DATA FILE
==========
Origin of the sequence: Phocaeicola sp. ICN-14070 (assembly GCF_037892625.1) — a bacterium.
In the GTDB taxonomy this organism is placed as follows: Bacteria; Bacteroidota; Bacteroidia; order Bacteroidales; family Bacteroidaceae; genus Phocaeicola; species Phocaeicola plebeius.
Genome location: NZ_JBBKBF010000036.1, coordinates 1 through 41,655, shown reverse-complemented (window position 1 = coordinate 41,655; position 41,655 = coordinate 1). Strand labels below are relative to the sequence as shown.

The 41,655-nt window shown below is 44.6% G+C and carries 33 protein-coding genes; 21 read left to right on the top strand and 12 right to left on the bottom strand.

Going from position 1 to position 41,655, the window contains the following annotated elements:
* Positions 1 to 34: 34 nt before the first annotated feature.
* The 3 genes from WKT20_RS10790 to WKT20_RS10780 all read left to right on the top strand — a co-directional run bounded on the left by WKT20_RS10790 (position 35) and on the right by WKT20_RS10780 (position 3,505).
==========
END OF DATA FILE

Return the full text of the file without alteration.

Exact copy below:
Origin of the sequence: Phocaeicola sp. ICN-14070 (assembly GCF_037892625.1) — a bacterium.
In the GTDB taxonomy this organism is placed as follows: Bacteria; Bacteroidota; Bacteroidia; order Bacteroidales; family Bacteroidaceae; genus Phocaeicola; species Phocaeicola plebeius.
Genome location: NZ_JBBKBF010000036.1, coordinates 1 through 41,655, shown reverse-complemented (window position 1 = coordinate 41,655; position 41,655 = coordinate 1). Strand labels below are relative to the sequence as shown.

The 41,655-nt window shown below is 44.6% G+C and carries 33 protein-coding genes; 21 read left to right on the top strand and 12 right to left on the bottom strand.

Going from position 1 to position 41,655, the window contains the following annotated elements:
* Positions 1 to 34: 34 nt before the first annotated feature.
* The 3 genes from WKT20_RS10790 to WKT20_RS10780 all read left to right on the top strand — a co-directional run bounded on the left by WKT20_RS10790 (position 35) and on the right by WKT20_RS10780 (position 3,505).